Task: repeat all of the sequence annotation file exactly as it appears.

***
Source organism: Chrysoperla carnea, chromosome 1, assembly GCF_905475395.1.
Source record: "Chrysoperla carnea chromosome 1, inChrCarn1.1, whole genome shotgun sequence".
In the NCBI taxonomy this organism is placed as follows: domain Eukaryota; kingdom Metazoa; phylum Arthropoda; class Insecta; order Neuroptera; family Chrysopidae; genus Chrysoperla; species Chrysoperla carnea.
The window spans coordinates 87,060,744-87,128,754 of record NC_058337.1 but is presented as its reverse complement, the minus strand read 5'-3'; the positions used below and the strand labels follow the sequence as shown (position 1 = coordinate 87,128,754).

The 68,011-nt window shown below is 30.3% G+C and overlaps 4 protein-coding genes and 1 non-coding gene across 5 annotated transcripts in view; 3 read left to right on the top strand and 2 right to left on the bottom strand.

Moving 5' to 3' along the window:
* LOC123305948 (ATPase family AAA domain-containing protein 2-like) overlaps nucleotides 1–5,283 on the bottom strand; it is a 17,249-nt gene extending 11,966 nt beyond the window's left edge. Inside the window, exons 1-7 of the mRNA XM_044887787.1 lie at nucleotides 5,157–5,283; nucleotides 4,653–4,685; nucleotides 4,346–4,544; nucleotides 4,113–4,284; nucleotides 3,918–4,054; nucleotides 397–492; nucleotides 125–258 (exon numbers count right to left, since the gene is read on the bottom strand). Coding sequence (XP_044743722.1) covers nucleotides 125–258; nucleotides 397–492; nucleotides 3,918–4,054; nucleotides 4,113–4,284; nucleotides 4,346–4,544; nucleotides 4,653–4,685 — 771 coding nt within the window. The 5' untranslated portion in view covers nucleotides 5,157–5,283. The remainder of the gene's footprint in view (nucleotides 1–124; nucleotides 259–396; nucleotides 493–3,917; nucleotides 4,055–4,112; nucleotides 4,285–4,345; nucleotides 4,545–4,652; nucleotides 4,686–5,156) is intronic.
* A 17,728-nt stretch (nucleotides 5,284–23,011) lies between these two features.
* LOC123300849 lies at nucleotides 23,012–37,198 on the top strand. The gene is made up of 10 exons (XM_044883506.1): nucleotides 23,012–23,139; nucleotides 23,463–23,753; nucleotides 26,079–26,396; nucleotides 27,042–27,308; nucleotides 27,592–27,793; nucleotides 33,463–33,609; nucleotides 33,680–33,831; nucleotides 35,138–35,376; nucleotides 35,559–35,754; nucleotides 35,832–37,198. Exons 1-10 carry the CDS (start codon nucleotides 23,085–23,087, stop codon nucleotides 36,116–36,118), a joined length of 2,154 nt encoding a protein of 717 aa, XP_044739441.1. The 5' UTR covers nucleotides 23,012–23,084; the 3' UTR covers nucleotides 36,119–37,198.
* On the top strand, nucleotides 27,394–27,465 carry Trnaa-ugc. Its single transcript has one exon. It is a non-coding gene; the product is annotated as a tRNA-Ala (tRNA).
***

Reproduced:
Source organism: Chrysoperla carnea, chromosome 1, assembly GCF_905475395.1.
Source record: "Chrysoperla carnea chromosome 1, inChrCarn1.1, whole genome shotgun sequence".
In the NCBI taxonomy this organism is placed as follows: domain Eukaryota; kingdom Metazoa; phylum Arthropoda; class Insecta; order Neuroptera; family Chrysopidae; genus Chrysoperla; species Chrysoperla carnea.
The window spans coordinates 87,060,744-87,128,754 of record NC_058337.1 but is presented as its reverse complement, the minus strand read 5'-3'; the positions used below and the strand labels follow the sequence as shown (position 1 = coordinate 87,128,754).

The 68,011-nt window shown below is 30.3% G+C and overlaps 4 protein-coding genes and 1 non-coding gene across 5 annotated transcripts in view; 3 read left to right on the top strand and 2 right to left on the bottom strand.

Moving 5' to 3' along the window:
* LOC123305948 (ATPase family AAA domain-containing protein 2-like) overlaps nucleotides 1–5,283 on the bottom strand; it is a 17,249-nt gene extending 11,966 nt beyond the window's left edge. Inside the window, exons 1-7 of the mRNA XM_044887787.1 lie at nucleotides 5,157–5,283; nucleotides 4,653–4,685; nucleotides 4,346–4,544; nucleotides 4,113–4,284; nucleotides 3,918–4,054; nucleotides 397–492; nucleotides 125–258 (exon numbers count right to left, since the gene is read on the bottom strand). Coding sequence (XP_044743722.1) covers nucleotides 125–258; nucleotides 397–492; nucleotides 3,918–4,054; nucleotides 4,113–4,284; nucleotides 4,346–4,544; nucleotides 4,653–4,685 — 771 coding nt within the window. The 5' untranslated portion in view covers nucleotides 5,157–5,283. The remainder of the gene's footprint in view (nucleotides 1–124; nucleotides 259–396; nucleotides 493–3,917; nucleotides 4,055–4,112; nucleotides 4,285–4,345; nucleotides 4,545–4,652; nucleotides 4,686–5,156) is intronic.
* A 17,728-nt stretch (nucleotides 5,284–23,011) lies between these two features.
* LOC123300849 lies at nucleotides 23,012–37,198 on the top strand. The gene is made up of 10 exons (XM_044883506.1): nucleotides 23,012–23,139; nucleotides 23,463–23,753; nucleotides 26,079–26,396; nucleotides 27,042–27,308; nucleotides 27,592–27,793; nucleotides 33,463–33,609; nucleotides 33,680–33,831; nucleotides 35,138–35,376; nucleotides 35,559–35,754; nucleotides 35,832–37,198. Exons 1-10 carry the CDS (start codon nucleotides 23,085–23,087, stop codon nucleotides 36,116–36,118), a joined length of 2,154 nt encoding a protein of 717 aa, XP_044739441.1. The 5' UTR covers nucleotides 23,012–23,084; the 3' UTR covers nucleotides 36,119–37,198.
* On the top strand, nucleotides 27,394–27,465 carry Trnaa-ugc. Its single transcript has one exon. It is a non-coding gene; the product is annotated as a tRNA-Ala (tRNA).